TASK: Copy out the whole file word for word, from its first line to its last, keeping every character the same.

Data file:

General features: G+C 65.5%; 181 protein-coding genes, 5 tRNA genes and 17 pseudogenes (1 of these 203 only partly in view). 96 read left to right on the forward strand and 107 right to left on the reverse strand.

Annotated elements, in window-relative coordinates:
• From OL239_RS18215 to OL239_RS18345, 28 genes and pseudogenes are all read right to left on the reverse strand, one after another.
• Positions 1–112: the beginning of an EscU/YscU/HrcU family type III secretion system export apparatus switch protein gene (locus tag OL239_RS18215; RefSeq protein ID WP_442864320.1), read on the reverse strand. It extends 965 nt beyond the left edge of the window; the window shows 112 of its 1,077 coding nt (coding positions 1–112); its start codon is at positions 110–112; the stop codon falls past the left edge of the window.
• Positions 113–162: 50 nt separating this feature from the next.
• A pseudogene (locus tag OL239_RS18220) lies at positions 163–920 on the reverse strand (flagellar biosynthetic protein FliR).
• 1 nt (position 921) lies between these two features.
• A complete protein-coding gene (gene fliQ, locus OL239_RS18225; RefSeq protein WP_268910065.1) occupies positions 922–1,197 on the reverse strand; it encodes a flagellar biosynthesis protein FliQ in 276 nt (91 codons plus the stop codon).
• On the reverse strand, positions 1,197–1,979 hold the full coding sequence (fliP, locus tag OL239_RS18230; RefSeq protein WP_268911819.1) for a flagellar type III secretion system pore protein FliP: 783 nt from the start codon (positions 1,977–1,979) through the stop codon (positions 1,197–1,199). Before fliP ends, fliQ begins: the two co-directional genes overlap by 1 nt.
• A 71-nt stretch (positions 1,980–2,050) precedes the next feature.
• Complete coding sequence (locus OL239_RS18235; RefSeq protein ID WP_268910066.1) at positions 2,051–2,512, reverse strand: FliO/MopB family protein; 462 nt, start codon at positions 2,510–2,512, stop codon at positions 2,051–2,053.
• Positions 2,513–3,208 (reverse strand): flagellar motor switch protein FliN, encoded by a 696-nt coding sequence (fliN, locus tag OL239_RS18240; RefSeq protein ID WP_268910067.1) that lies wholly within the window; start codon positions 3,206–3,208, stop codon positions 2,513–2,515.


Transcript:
General features: G+C 65.5%; 181 protein-coding genes, 5 tRNA genes and 17 pseudogenes (1 of these 203 only partly in view). 96 read left to right on the forward strand and 107 right to left on the reverse strand.

Annotated elements, in window-relative coordinates:
• From OL239_RS18215 to OL239_RS18345, 28 genes and pseudogenes are all read right to left on the reverse strand, one after another.
• Positions 1–112: the beginning of an EscU/YscU/HrcU family type III secretion system export apparatus switch protein gene (locus tag OL239_RS18215; RefSeq protein ID WP_442864320.1), read on the reverse strand. It extends 965 nt beyond the left edge of the window; the window shows 112 of its 1,077 coding nt (coding positions 1–112); its start codon is at positions 110–112; the stop codon falls past the left edge of the window.
• Positions 113–162: 50 nt separating this feature from the next.
• A pseudogene (locus tag OL239_RS18220) lies at positions 163–920 on the reverse strand (flagellar biosynthetic protein FliR).
• 1 nt (position 921) lies between these two features.
• A complete protein-coding gene (gene fliQ, locus OL239_RS18225; RefSeq protein WP_268910065.1) occupies positions 922–1,197 on the reverse strand; it encodes a flagellar biosynthesis protein FliQ in 276 nt (91 codons plus the stop codon).
• On the reverse strand, positions 1,197–1,979 hold the full coding sequence (fliP, locus tag OL239_RS18230; RefSeq protein WP_268911819.1) for a flagellar type III secretion system pore protein FliP: 783 nt from the start codon (positions 1,977–1,979) through the stop codon (positions 1,197–1,199). Before fliP ends, fliQ begins: the two co-directional genes overlap by 1 nt.
• A 71-nt stretch (positions 1,980–2,050) precedes the next feature.
• Complete coding sequence (locus OL239_RS18235; RefSeq protein ID WP_268910066.1) at positions 2,051–2,512, reverse strand: FliO/MopB family protein; 462 nt, start codon at positions 2,510–2,512, stop codon at positions 2,051–2,053.
• Positions 2,513–3,208 (reverse strand): flagellar motor switch protein FliN, encoded by a 696-nt coding sequence (fliN, locus tag OL239_RS18240; RefSeq protein ID WP_268910067.1) that lies wholly within the window; start codon positions 3,206–3,208, stop codon positions 2,513–2,515.